Prescriptive norms and norms of usage in nineteenth-century German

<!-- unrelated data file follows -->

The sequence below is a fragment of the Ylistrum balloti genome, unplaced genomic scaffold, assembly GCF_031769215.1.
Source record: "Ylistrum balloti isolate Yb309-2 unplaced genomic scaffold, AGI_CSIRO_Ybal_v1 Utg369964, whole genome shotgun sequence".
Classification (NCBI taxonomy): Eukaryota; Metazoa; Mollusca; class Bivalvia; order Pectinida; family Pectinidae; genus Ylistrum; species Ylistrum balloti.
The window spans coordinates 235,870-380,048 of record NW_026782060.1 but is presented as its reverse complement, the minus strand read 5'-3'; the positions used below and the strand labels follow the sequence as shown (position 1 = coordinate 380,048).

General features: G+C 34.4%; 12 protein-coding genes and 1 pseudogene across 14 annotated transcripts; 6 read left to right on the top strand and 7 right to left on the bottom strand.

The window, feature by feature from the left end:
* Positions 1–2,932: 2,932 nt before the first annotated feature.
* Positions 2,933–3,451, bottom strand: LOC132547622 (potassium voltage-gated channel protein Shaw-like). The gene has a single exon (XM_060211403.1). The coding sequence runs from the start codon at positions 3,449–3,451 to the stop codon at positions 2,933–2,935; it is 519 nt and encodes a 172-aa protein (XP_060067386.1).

The nineteenth century has attracted considerable interest in German historical (socio)linguistics over the last twenty-five years, as it is considered to be the century in which the ‘roots’ of present-day German can be found. A great deal of the research literature has been devoted to the rise of standard German. Little attention has been paid to the relationship between norms and usage. In order to gain an understanding of their complex relationship, this chapter will first look at socio-historical developments and language ideologies which can be seen as crucial for the external language history of nineteenth-century German. It will then discuss different models of standardization, shaped by different ideologies and notions of ‘standard language’. Next, an overview will be given of the main prescriptive works and the most important text sources and corpora for research on the language use of this period. This relationship will be illustrated with a few examples from grammar, followed by the conclusions.